• Defend. Droṇa spends a Bardic Inspiration die, dealing 1d8 extra damage. Until the start of his next turn, Droṇa‘s AC increases by the same amount as the extra damage.
  • Maneuver. Droṇa spends a Bardic Inspiration die to deal 1d8 extra damage. The target is also pushed a number of feet away equal to 5 + the extra damage, at which point Droṇa can use his reaction to move up to 40 feet to a space within 5 feet of the target that is not occupied.
  • Slash. Droṇa spends a Bardic Inspiration die to deal 1d8 extra damage and he deals the same amount of extra damage to another creature within 5 feet of him.

Indomitable (1/Long Rest).
Droṇa can reroll a saving throw that he fails but must use the new roll.

Jack of All Trades. Droṇa adds +2 to any ability check he makes that doesn’t already include his proficiency bonus.

Maneuver Master (5d10/Short Rest). Droṇa can expend a maneuver dice to perform a single maneuver with an attack.

  • Command. Droṇa uses his bonus action to forgo one of his attacks and direct a friendly creature who can see or hear him. The creature uses its reaction and makes a weapon attack, dealing 1d10 additional weapon damage on a successful hit.
  • Disarm. A creature Droṇa has hit with an attack takes 1d10 additional damage and makes a DC 16 Strength saving throw or drops one held item of his choice.
  • Feint. Droṇa can use his bonus action to feint against one creature within 5 feet. He has advantage on his next attack roll against that creature as long as it before the end of his turn. On a hit he deals 1d10 additional damage.
  • Sweep. Droṇa chooses a creature adjacent to him target and within his reach and on a hit, the adjacent creature takes 1d10 damage (of the same type as the weapon attack).
  • Trip. Droṇa deals 1d10 additional damage and if the target is a creature of Large size or smaller, it makes a DC 16 Strength saving throw or is knocked prone.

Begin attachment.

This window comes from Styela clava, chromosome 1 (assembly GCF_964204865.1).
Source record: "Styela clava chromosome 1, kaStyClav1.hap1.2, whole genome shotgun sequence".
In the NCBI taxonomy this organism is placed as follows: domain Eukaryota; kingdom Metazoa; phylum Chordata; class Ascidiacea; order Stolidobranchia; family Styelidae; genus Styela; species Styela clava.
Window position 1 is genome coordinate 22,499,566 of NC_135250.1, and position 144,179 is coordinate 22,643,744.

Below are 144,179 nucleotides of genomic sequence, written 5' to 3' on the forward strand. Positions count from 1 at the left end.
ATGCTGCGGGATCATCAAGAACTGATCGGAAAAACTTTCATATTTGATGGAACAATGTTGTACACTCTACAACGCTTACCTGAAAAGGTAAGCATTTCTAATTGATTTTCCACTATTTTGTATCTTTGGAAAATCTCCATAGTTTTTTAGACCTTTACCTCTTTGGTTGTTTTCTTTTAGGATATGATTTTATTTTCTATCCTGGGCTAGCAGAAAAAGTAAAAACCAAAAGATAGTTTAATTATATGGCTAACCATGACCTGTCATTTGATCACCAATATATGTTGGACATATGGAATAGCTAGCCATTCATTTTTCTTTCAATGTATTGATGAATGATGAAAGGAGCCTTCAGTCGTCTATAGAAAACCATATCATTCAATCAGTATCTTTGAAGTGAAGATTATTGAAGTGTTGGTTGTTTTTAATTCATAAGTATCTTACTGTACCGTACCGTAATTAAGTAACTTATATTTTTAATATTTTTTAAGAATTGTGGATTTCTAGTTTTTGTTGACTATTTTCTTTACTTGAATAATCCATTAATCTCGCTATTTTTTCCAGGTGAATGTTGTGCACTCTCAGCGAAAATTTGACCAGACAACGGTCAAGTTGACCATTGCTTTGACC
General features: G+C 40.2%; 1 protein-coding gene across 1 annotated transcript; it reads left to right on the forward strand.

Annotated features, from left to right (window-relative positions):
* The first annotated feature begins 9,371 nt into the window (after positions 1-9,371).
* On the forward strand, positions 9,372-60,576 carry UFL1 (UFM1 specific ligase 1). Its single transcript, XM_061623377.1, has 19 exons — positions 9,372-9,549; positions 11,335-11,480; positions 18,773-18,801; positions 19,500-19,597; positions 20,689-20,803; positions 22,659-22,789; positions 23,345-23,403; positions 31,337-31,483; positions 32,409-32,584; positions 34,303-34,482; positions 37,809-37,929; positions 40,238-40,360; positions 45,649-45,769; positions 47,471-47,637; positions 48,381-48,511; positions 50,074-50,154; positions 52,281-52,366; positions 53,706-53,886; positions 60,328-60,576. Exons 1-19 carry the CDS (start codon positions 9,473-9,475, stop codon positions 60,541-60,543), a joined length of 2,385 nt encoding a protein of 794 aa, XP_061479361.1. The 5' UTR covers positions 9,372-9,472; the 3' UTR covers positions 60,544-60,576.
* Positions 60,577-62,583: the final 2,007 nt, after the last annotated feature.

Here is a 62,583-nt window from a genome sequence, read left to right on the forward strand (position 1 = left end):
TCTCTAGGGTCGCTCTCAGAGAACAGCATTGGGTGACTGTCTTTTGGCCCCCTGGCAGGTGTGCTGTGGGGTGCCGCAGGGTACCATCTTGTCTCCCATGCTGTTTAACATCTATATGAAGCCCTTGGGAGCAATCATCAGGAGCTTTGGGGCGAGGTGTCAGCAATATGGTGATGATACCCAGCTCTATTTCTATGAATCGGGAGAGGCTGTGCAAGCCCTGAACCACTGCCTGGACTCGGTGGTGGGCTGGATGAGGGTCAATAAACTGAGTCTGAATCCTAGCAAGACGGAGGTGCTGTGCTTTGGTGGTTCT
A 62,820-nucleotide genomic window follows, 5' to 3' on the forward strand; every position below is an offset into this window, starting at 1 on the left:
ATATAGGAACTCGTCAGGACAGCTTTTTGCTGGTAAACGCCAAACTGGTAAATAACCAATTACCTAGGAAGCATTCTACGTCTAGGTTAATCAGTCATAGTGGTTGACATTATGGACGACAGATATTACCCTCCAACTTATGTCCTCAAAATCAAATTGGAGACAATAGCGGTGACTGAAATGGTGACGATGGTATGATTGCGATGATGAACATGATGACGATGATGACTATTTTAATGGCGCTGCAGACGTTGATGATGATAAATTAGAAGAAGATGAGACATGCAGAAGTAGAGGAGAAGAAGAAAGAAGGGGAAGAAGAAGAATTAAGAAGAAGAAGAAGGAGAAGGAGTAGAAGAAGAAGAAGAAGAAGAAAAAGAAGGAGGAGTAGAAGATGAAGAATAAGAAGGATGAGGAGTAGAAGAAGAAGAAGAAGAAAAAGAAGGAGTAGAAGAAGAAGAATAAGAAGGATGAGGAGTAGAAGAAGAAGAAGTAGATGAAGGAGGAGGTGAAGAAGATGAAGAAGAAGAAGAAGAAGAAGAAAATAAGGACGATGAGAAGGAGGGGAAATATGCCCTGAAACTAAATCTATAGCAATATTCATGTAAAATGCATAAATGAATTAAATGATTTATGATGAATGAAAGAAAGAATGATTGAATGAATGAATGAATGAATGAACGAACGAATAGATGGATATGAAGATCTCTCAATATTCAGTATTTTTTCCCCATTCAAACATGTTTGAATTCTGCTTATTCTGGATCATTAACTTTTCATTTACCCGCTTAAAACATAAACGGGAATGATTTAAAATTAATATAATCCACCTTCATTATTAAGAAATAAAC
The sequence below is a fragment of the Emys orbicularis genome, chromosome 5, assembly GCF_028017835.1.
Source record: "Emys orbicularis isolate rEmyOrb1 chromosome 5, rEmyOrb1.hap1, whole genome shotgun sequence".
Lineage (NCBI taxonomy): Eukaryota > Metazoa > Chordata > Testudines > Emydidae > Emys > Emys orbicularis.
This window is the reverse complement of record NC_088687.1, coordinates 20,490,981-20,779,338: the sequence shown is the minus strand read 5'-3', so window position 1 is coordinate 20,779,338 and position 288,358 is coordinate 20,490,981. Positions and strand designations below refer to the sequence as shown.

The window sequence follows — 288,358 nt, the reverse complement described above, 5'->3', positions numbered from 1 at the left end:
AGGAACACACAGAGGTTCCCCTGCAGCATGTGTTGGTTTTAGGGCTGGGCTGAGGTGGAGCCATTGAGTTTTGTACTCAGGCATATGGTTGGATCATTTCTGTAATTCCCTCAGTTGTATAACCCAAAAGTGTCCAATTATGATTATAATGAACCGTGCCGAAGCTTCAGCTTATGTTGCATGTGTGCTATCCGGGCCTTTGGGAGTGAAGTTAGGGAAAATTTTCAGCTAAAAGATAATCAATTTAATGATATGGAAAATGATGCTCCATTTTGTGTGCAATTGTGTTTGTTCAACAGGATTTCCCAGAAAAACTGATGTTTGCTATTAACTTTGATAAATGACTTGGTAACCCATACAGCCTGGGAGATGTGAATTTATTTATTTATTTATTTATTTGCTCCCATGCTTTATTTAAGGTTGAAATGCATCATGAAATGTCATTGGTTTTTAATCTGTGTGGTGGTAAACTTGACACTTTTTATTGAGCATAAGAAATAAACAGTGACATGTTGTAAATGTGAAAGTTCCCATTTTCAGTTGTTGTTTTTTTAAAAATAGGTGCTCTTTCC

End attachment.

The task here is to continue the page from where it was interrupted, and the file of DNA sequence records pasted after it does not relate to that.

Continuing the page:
Second Wind (1/Short Rest).
On his turn, Droṇa can use a bonus action to regain 1d10+11 hit points.

Song of Rest. After a short rest, Droṇa or any friendly creatures who can hear his performance regain hit points by spending one or more Hit Dice, each of those creatures regains an extra 1d6 hit points.

Spellcasting. Droṇa is a 5th-level spellcaster that uses Charisma as his spellcasting ability for spells (spell save DC 16; +8 to hit with spell attacks). He has the following spells prepared from the bard’s spell list and can use a bladed weapon as his spellcasting focus:
Cantrips: message, true strike, vicious mockery
1st-level (4 slots): bane, healing word, longstrider, thunderwave
2nd-level (3 slots): enhance ability, zone of truth
3rd-level (2 slots): bestow curse, fear


Extra Attack (2).
Droṇa attacks three times.

Asi (Defender Longsword). Melee Weapon Attack: +11 to hit, reach 5 ft., one target. Hit: 12 (1d8+8) magical slashing damage or 11 (1d10+6) magical slashing damage if wielded in two hands. The first time Droṇa attacks with the sword on each of his turns, he can transfer some or all of the sword’s bonus to his Armor Class, instead of using the bonus on any attacks that turn. The adjusted bonuses remain in effect until the start of Droṇa’s next turn, although he must hold the sword to gain a bonus to AC from it.

Longsword. Melee Weapon Attack: +8 to hit, reach 5 ft., one target. Hit: 9 (1d8+5) slashing damage or 8 (1d10+3) slashing damage if wielded in two hands.

Longbow. Ranged Weapon Attack: +7 to hit, range 150/600 ft., one target. Hit: 6 (1d8+2) piercing damage.

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Mike Myler

Mike Myler